16-year-old Salmina lives in Mozambique. Last year, at only 15, she felt that her life was at stake when she was forced to marry a 58-year-old man and leave school.
Thanks to a community member who was trained in child protection issues by World Vision, she escaped from the nightmare. Now she is looking forward to going back to school and pursuing her dream of teaching mathematics. Read how World Vision is helping to raise awareness around this important issue.
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“The man came [to] our home one afternoon and found us sitting after lunch,” recalls Salmina. “He told my father that he wanted to marry me.”
Salmina woke up to a destructive truth: She would be one more child with broken dreams in Mozambique, one of 10 countries around the world with high rates of child marriage.
Here, one in two women gets married before age 18 and one in four gets married before 15.
“I was so shocked when I heard that,” says the 16-year-old, recalling one of worst days of her life.
Her opinion was never even asked. It was her father’s choice to decide her future. She had to listen and remain quiet until the conversation was done.
“I regretted I was unable to express my feeling or decide for myself,” Salmina says.
After that meeting, she did not hear from the man for a little while. She was so hopeful the man would give up his intentions.
She was mistaken.
He returned again with a case of beer, another of soft drinks, and 1200 meticais (US$40) for the presentation ceremony, as tradition demanded in southern Mozambique.
The ceremony took place, and as happens in most cases, Salmina dropped out of school.
The news broke the heart of the local chief Hilário Vilanculos, father of three, who could not bear the situation. He reported it to the community leader, who called Salmina’s father and the man who was about to marry her for a hearing.
The two men were convinced that the Salmina was not ready for marriage yet, insisting that she return to school.
“My role is to educate my peers [about] the advantages of a child continuing their studies instead of getting married early,” Vilanculos says. “There is too much resistance of people regarding this. It was not easy for them to accept this at once, but after in-depth explanations they realized that this is important.”
Good news was about to come and fill Salmina´s heart with hope again.
“I knew then that the authorities succeeded to convince my father,” Salmina says, with a big smile shining on her face. “I was so happy and I [ran] to share the news with my friend.”
To complete her happiness, there is one more thing she needs to do: “I want to return to school. My only and best friend, Finani, is going to school and I am not,” Salmina says.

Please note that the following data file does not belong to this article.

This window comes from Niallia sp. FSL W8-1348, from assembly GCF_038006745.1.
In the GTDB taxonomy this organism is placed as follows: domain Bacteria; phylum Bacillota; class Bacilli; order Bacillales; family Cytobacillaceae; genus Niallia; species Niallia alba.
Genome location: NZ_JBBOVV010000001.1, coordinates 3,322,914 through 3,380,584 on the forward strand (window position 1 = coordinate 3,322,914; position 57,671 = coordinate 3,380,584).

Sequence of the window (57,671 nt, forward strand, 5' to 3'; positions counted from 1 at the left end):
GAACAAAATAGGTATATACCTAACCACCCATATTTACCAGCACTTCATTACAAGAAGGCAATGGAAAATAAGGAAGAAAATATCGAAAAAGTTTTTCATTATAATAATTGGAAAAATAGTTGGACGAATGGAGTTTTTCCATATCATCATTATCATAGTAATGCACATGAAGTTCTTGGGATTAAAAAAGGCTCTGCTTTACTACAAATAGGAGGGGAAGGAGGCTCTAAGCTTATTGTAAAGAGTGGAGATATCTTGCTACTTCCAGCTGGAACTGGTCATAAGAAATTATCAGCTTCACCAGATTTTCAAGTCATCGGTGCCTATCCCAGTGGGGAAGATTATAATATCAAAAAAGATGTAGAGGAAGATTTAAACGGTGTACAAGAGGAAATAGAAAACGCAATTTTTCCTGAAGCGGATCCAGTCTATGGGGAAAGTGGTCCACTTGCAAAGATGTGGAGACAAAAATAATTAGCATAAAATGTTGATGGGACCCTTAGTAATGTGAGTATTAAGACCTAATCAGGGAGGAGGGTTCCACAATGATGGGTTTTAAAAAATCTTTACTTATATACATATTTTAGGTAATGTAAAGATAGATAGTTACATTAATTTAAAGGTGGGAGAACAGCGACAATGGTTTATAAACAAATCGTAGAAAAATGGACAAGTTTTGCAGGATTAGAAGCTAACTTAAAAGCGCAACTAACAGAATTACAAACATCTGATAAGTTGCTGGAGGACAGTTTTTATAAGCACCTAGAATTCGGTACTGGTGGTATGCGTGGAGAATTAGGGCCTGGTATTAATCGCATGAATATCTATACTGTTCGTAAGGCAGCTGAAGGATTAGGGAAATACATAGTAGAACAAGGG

Looking back, her father agrees that this was the right thing to do. Despite his challenges to provide for his children, one thing is sure — his daughter is returning to school next year.
“I think it was good that she did not marry him, and will only marry when [her] education [is] concluded,” Salmina’s father says.
Hilário Vilanculo, whose role was crucial in helping Salmina avoid being a child wife, was also happy with the result.
“When I managed to stop this marriage, I felt good. I feel motivated because I am responsible, I am a father, and I would feel satisfied if all parents could accept that their children have the right to continue their studies,” Vilanculos explains.
“To stop a matter like this one is not easy, you need to be brave,” he continues. “Our relationship with other people is not upon the rights of children and the benefits of the community, because here the future of a child is at stake.”
World Vision has been promoting mobilization campaigns in the community, demonstrating the benefits of encouraging children to continue their studies. The partnership with influential community members among community leaders, local chiefs, and local authorities has been vital to achieving this goal.
“Before the Child Protection [program came] we had a number of early marriages,” he says. “Children dropped out over early pregnancy and early marriage, but thanks to the awareness the Child Protection brought that has been reducing. We have children, especially girls, who study beyond basic education. Others even reach the higher degrees,” Vilanculos adds.
World Vision has been providing legal assistance, judicial assistance, and psychosocial assistance to the victims and their families, thanks to an agreement established with Legal Aid Institute, the Police of the Republic of Mozambique, and psychosocial aid institutes.
Child sponsorship is one of the best ways to protect children and keep them in school. Consider sponsoring a child in Mozambique today!